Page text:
This picture of the framing around our vestibule was taken just a few days after my last post.  The one on the right was taken on the same day, but looking back toward the entry door from the seating area.

Vestibule Frame_02The next two pictures were also taken on the same day and show the completed framing around the bar area.  In some of these pictures you’ll see the occasional tank or two…Since everyone was working so quickly, we had to move the tanks around quite a bit to keep them out of the way of the scissor lifts and ladders.

Bar Framed_02

It’s hard to believe that all of this framing happened in just a few days, but it just shows what a great construction team we have!  Actually, most of the guys on our team usually work on high-rise building projects, so our little brewery project must seem like a walk in the park for them…Bar Framed_01

The next picture is a view of our loading area, where we’ll bring pallets of raw materials in, and send pallets of beer out.  You’ll also notice that one side of the drywall has already been hung on these walls.  This helped to move things along quickly so that the grid for our drop-in ceiling could start to be hung on the other side of the drywall.

Loading Area_02The picture below is a look into the brew house from the tasting room, showing the framing for our door and window.Window Frame

Jumping ahead about a week (to sometime last week), we finished installing all of the electrical and plumbing work inside the walls pictured above, passed our rough inspections on those trades, insulated the walls, and finished hanging the drywall.  Yep…all in about one week. Pretty cool, huh?

Well, I guess I’ve spent enough time describing the above photos, so I’ll just post a bunch more below, and spare the descriptions…

Entry_InsulationTasting Room DW

Hallway DWLoading Area DW_01

Tasting Room_MuddedBar_Mudded

Ceiling Tiles_02Jer Bar_01

Equip Placement_04Steve Jer Tanks_01

More Equipment (pt.4)

Last week we made one more trip to San Diego to pickup another batch of equipment, this time from Premier Stainless Systems.

Among the new stuff was a bottling tank (also called a brite beer tank), a grain mill, grist case & grain auger, a heat exchanger, a temperature controller box (for controlling fermentation temperatures), some brewers hose, and a most excellent hop back!

Behold!

pict00061Here’s our brite tank, still wrapped up and strapped to it’s shipping support frame.  I think we’ll leave it on it’s side until we’re ready to install it though, since moving it around is much easier this way.  This one has a 15 BBL capacity, and is jacketed for easy temperature control.

Beer will be transferred into this tank where it will be prepared for bottling and also measured for tax purposes (tax is paid per barrel of beer produced).

pict0004Here is our heat exchanger (left) and grain mill (right).  These things are seriously heavy, so we’re also going to leave them on the pallet for now.  The heat exchanger cools the wort quickly after the boil, so that yeast can be pitched and fermentation can begin.  I know it’s obvious, but the grain mill crushes the malt and cracks the grain husks so that the starches inside can be accessible and converted to sugars during the mashing process.  Grain will enter from the top into a small hopper (not shown here), get crushed by the metal rollers inside, then exit from the bottom of the mill, and drop into the grist case…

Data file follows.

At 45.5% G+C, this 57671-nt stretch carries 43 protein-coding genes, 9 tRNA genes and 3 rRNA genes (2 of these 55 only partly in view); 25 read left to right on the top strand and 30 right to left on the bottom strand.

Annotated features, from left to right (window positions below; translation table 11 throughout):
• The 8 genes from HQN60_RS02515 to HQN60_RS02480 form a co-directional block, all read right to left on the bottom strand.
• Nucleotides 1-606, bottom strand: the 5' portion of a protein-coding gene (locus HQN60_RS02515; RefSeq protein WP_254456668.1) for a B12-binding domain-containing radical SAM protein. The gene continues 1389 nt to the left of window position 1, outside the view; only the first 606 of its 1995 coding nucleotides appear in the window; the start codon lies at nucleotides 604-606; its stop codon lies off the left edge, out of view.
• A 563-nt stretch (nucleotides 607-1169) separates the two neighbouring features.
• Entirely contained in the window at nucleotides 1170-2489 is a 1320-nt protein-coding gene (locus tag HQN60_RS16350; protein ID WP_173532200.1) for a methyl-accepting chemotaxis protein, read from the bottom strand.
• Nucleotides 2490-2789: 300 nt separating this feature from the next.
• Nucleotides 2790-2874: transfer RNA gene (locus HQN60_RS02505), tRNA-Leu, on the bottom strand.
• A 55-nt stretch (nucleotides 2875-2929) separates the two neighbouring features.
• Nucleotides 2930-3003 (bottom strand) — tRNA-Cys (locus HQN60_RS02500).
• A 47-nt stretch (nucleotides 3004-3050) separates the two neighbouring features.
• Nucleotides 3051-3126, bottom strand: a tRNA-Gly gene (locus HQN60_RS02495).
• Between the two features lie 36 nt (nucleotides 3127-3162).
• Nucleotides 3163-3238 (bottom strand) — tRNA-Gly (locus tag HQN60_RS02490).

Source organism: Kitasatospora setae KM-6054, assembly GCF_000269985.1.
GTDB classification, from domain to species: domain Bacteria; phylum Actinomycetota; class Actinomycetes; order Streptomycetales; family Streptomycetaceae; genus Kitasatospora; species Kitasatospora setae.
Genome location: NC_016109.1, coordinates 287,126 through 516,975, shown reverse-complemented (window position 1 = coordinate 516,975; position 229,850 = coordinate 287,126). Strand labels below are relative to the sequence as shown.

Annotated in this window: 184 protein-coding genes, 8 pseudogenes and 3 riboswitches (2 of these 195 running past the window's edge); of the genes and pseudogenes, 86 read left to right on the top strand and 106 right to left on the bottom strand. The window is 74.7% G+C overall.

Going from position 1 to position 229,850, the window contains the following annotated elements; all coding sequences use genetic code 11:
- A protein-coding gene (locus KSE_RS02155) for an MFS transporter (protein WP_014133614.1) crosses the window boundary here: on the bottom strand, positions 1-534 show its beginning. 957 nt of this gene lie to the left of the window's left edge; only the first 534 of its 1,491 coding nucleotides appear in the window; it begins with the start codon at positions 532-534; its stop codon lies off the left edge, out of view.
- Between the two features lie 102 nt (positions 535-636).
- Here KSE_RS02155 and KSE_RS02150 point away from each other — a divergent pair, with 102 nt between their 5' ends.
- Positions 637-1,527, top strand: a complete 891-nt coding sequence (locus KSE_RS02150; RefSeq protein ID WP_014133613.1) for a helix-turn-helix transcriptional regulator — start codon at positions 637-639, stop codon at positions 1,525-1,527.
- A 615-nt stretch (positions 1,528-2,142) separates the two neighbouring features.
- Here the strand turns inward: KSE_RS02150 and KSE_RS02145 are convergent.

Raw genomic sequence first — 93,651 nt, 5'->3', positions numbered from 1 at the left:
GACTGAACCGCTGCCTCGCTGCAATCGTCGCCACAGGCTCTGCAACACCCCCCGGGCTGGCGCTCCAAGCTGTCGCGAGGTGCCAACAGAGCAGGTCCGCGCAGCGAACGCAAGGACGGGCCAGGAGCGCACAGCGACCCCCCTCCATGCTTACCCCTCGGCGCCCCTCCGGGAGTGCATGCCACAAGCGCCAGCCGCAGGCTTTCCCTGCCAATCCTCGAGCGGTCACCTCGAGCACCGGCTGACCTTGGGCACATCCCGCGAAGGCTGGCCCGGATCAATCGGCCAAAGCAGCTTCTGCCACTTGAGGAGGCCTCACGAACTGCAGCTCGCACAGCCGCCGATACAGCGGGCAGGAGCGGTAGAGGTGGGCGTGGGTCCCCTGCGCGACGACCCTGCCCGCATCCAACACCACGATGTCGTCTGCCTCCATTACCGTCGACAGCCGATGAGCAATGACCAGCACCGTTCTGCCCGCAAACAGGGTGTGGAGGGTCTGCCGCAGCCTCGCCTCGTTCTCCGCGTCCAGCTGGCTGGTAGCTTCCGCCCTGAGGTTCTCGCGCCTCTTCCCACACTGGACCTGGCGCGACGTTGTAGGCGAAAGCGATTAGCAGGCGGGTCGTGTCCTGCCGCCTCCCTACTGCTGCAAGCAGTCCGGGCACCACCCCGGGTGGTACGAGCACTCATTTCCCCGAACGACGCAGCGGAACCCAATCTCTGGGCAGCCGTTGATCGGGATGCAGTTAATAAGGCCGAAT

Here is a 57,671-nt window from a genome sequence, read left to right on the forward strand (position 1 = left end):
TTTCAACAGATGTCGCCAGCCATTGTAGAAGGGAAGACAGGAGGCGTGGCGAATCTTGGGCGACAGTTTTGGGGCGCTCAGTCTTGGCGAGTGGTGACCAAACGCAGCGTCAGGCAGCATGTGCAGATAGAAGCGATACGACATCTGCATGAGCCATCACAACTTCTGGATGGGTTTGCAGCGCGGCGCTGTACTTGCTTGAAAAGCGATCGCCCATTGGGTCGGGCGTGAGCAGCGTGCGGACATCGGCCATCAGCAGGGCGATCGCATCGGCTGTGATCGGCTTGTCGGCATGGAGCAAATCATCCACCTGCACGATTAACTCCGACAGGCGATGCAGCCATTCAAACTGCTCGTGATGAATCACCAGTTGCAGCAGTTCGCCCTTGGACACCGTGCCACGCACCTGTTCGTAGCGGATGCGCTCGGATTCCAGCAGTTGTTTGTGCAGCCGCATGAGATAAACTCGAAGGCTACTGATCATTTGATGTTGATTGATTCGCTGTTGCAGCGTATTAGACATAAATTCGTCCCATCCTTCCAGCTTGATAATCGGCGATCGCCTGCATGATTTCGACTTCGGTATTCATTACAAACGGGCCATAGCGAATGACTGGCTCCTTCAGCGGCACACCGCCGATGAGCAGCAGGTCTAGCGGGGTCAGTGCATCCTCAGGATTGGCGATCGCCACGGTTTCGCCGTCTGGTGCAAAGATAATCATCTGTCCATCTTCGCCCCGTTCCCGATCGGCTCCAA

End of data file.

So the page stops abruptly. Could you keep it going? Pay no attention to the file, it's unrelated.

pict0001The grist case (pictured on the left) will hold all of the crushed malt for an entire mash.  Once all the malt has been milled, it will travel from the bottom cone of the grist case, into the auger, which will then carry it into the grist hydrator, and ultimately into the mash tun.

Shiny…pretty…

If you’ve been on a tour of the Alesmith brewery lately, you’ve probably noticed a similar looking grist case that’s about 4 times bigger!

I didn’t take any photos of the grain auger yet, since it is disassembled and in several boxes, but the most visible parts of it look just like a bunch of PVC pipe.  Actually that’s all it is.  PVC pipe with a length of twisted metal inside (the actual auger), which is continually twisted by a motor.  The twisting action carries the grain inside the PVC pipe from one end to the other.  Not very exciting…

But here is something very exciting…our beautiful new hop back!

pict0015We’ll be able to pack loads of hops into this baby, then pump the hot wort, straight out of the boil kettle and through those loads of hops.  The hot wort will strip the aromatic oils from the hop cones, picking up some amazing aromas, then travel out the bottom of the hop back, and into the heat exchanger.  I’m actually starting to drool right now as I think about it…

Here’s a look inside at the screen that separates the hops from the wort.  Basically this thing is like a gigantic colander, which makes it a very versatile and useful tool in the brewery.pict0014 I figure we’ll use it for hops most of the time, but there’s really no limit to what we can do with this handy little piece of equipment.